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Tuesday, 17 March 2009
Page: 2914

Ms ROXON (Minister for Health and Ageing) (6:07 PM) —I move:

That the requested amendments be not made.

The government rejects the amendments proposed by the opposition in the Senate and intends to proceed with its original legislation. I might add for the benefit of the House that I will speak on this first message. Of course, there is a second message. Our arguments for rejecting the Senate’s requested amendments are the same for both, and I intend only to speak to this first one.

I am pleased to say that, after intensive but constructive negotiations, the government has reached agreement with the Greens and Senator Xenophon such that the government is prepared, if this bill is passed, to invest an additional $50 million in a range of measures designed to tackle binge drinking, including a fund to provide sponsorship to local community organisations who provide sporting and cultural activities as an alternative to other forms of sponsorship, an additional investment in community level initiatives designed to tackle binge drinking to enhance those already announced earlier this year, enhancing telephone counselling services and alcohol referrals, and a possible expansion of existing social marketing campaigns. These measures will only proceed if the legislation passes both this House and the Senate unamended.

The fact is that there is no silver bullet on binge drinking. The government does not have a silver bullet, the opposition does not, Senator Fielding does not, the Greens do not—nobody does. That is why we need to take a range of comprehensive steps in this area, and that is what the government have been doing since we were elected—through COAG, through our binge drinking initiatives, through the Preventative Health Taskforce and through the extra initiatives that we have put on the table today, including some changes to advertising regulations. Public health experts from around the country support the government’s actions, but this is going to fall at the last hurdle because the Liberal leadership do not care about binge drinking and because Senator Fielding is prepared to walk away from a range of these significant enhancements.

I have to put on record that I have a great deal of respect for Senator Fielding. He has been a longstanding opponent of binge drinking. He has done much to bring this to national attention, including having a private senator’s bill in the Senate. So I would urge him to support this bill, which is part of a comprehensive government approach to alcohol. It picks up on—and the offers that have been made to Senator Fielding pick up on—two if not 2½ out of three of the proposals he has been arguing for for a long time, and we urge him to think closely about whether he wants to give up the opportunity to have those measures introduced by the government. We have done more to tackle binge drinking than any previous government, so I am disappointed that, despite the major initiatives that have been put on the table, Senator Fielding has indicated he may be prepared to walk away from these major reforms.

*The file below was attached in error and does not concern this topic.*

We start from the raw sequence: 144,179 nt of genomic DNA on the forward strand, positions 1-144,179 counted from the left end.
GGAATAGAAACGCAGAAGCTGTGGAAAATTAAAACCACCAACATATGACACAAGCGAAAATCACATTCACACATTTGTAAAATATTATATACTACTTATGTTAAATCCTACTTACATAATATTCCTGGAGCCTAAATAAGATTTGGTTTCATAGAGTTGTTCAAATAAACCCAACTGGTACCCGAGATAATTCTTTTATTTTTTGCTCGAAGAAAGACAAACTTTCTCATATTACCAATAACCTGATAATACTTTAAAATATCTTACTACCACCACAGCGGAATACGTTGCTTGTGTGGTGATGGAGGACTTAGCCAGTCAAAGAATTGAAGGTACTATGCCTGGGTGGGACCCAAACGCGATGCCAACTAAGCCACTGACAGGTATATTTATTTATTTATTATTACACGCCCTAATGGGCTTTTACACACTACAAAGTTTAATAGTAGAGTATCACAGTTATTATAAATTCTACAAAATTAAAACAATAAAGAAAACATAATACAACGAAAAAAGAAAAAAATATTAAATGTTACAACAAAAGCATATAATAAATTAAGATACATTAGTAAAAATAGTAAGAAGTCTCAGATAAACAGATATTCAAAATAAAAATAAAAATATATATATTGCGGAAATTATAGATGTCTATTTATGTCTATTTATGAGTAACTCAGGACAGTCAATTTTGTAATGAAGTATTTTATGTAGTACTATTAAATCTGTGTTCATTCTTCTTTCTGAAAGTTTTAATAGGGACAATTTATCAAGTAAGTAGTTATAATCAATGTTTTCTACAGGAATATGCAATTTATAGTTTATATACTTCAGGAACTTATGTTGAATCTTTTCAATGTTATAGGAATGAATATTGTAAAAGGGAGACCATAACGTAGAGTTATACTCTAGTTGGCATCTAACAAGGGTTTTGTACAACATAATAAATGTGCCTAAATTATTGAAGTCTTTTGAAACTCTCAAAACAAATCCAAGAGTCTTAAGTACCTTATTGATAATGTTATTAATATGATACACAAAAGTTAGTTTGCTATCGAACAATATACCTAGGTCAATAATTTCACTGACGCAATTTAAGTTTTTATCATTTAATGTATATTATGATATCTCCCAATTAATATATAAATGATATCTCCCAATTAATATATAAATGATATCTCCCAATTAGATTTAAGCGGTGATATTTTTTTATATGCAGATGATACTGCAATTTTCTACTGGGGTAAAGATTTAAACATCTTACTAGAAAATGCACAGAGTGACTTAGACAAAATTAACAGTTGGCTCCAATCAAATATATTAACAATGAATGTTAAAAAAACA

The Liberal Party say that the measures should be terminated so that in future alcopops would be sold more cheaply. Supporting changes that, going forward, would mean selling cheaper drinks specifically designed to disguise the taste of alcohol with sweet or coloured water and marketing them to teenagers is not consistent with our values and we cannot support it. Neutering this proposal is not consistent with our values. As a result of the opposition’s failure to show moral leadership on the issue, in just a few short weeks teenage girls will be back paying pocket money prices for these alcohol laced drinks. What is more, the distillers will get a windfall over the next few years of $1.6 billion. That is certainly what I call a decent shout.

The Rudd government is taking a stand, showing leadership and standing up to the alcopops industry. Who is against this measure and who is for it are instructive. Over the past year my colleagues and I on this side of the House and in another place have cited statistics, expert researchers, police commissioners and media reports on alcohol abuse and misery, and against this measure are only two groups: the distillers, who profit from selling these alcopops to young people, and the Liberal Party. The truth is, however, that there is no evidence which will be strong enough to break the connection between the Liberal Party and these alcopop profiteers. Any evidence which is presented—whether it is consumption data from the ATO, data from Nielsen or other statistical data from the National Household Survey—will never be enough for the Liberal Party. Expert evidence from public health researchers across the country to the Senate Standing Committee on Community Affairs inquiry into the bill last week counts for nothing when it gets between the partners in that close relationship.

No-one can seriously dispute that the best evidence is that pricing works to discourage demand. As alcopops are targeted at young people, we are trying to close a tax concession which affects their price. As I have said, public health experts from around the country have given evidence to the Senate committee inquiry and, given the time, I am not going to quote all of those. But let me just use one example—that is, the President of the AMA, Rosanna Capolingua, saying it would be a retrograde step not to pass this measure. We are determined to curb the excesses of binge drinking. We want to do what we can to protect the community. There is no one single answer, but we think this measure can be part of the answer. We are supporting it in its original form, and I urge the opposition and minor parties in another place to help us protect the health of the next generation and their wellbeing into the future.